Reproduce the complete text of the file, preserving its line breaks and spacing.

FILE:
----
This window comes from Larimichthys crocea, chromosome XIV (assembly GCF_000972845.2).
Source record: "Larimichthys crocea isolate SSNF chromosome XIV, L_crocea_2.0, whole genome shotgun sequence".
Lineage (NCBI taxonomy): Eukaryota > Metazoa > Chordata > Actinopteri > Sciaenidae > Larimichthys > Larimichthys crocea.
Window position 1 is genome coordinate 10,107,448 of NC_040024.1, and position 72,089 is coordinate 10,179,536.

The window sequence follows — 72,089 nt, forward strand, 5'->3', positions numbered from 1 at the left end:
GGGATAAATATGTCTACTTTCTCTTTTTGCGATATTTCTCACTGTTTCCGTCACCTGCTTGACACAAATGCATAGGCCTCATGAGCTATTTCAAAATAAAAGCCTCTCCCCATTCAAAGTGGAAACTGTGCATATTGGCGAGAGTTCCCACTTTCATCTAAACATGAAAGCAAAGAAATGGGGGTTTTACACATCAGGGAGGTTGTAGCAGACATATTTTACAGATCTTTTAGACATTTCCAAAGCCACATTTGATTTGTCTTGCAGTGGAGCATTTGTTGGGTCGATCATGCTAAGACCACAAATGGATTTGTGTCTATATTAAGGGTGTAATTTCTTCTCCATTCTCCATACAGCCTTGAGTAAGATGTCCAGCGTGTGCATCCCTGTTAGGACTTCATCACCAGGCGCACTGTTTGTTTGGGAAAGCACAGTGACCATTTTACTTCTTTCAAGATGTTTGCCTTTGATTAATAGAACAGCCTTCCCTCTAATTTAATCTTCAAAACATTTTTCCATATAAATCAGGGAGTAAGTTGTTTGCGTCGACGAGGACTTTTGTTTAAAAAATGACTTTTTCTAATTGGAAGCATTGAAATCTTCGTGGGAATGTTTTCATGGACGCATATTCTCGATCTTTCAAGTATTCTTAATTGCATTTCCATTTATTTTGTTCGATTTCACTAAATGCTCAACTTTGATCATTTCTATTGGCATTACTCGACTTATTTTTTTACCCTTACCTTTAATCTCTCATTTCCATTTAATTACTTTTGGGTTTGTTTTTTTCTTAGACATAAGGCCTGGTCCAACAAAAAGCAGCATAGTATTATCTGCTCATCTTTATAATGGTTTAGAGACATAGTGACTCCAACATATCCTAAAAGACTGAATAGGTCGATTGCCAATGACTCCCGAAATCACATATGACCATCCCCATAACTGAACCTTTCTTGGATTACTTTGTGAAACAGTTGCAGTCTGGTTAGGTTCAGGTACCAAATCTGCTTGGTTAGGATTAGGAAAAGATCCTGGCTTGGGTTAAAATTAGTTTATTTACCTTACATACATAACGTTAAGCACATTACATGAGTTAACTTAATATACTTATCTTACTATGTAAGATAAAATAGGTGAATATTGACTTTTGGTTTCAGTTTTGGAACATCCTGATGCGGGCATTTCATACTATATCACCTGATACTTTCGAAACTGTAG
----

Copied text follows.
This window comes from Larimichthys crocea, chromosome XIV (assembly GCF_000972845.2).
Source record: "Larimichthys crocea isolate SSNF chromosome XIV, L_crocea_2.0, whole genome shotgun sequence".
Lineage (NCBI taxonomy): Eukaryota > Metazoa > Chordata > Actinopteri > Sciaenidae > Larimichthys > Larimichthys crocea.
Window position 1 is genome coordinate 10,107,448 of NC_040024.1, and position 72,089 is coordinate 10,179,536.

The window sequence follows — 72,089 nt, forward strand, 5'->3', positions numbered from 1 at the left end:
GGGATAAATATGTCTACTTTCTCTTTTTGCGATATTTCTCACTGTTTCCGTCACCTGCTTGACACAAATGCATAGGCCTCATGAGCTATTTCAAAATAAAAGCCTCTCCCCATTCAAAGTGGAAACTGTGCATATTGGCGAGAGTTCCCACTTTCATCTAAACATGAAAGCAAAGAAATGGGGGTTTTACACATCAGGGAGGTTGTAGCAGACATATTTTACAGATCTTTTAGACATTTCCAAAGCCACATTTGATTTGTCTTGCAGTGGAGCATTTGTTGGGTCGATCATGCTAAGACCACAAATGGATTTGTGTCTATATTAAGGGTGTAATTTCTTCTCCATTCTCCATACAGCCTTGAGTAAGATGTCCAGCGTGTGCATCCCTGTTAGGACTTCATCACCAGGCGCACTGTTTGTTTGGGAAAGCACAGTGACCATTTTACTTCTTTCAAGATGTTTGCCTTTGATTAATAGAACAGCCTTCCCTCTAATTTAATCTTCAAAACATTTTTCCATATAAATCAGGGAGTAAGTTGTTTGCGTCGACGAGGACTTTTGTTTAAAAAATGACTTTTTCTAATTGGAAGCATTGAAATCTTCGTGGGAATGTTTTCATGGACGCATATTCTCGATCTTTCAAGTATTCTTAATTGCATTTCCATTTATTTTGTTCGATTTCACTAAATGCTCAACTTTGATCATTTCTATTGGCATTACTCGACTTATTTTTTTACCCTTACCTTTAATCTCTCATTTCCATTTAATTACTTTTGGGTTTGTTTTTTTCTTAGACATAAGGCCTGGTCCAACAAAAAGCAGCATAGTATTATCTGCTCATCTTTATAATGGTTTAGAGACATAGTGACTCCAACATATCCTAAAAGACTGAATAGGTCGATTGCCAATGACTCCCGAAATCACATATGACCATCCCCATAACTGAACCTTTCTTGGATTACTTTGTGAAACAGTTGCAGTCTGGTTAGGTTCAGGTACCAAATCTGCTTGGTTAGGATTAGGAAAAGATCCTGGCTTGGGTTAAAATTAGTTTATTTACCTTACATACATAACGTTAAGCACATTACATGAGTTAACTTAATATACTTATCTTACTATGTAAGATAAAATAGGTGAATATTGACTTTTGGTTTCAGTTTTGGAACATCCTGATGCGGGCATTTCATACTATATCACCTGATACTTTCGAAACTGTAG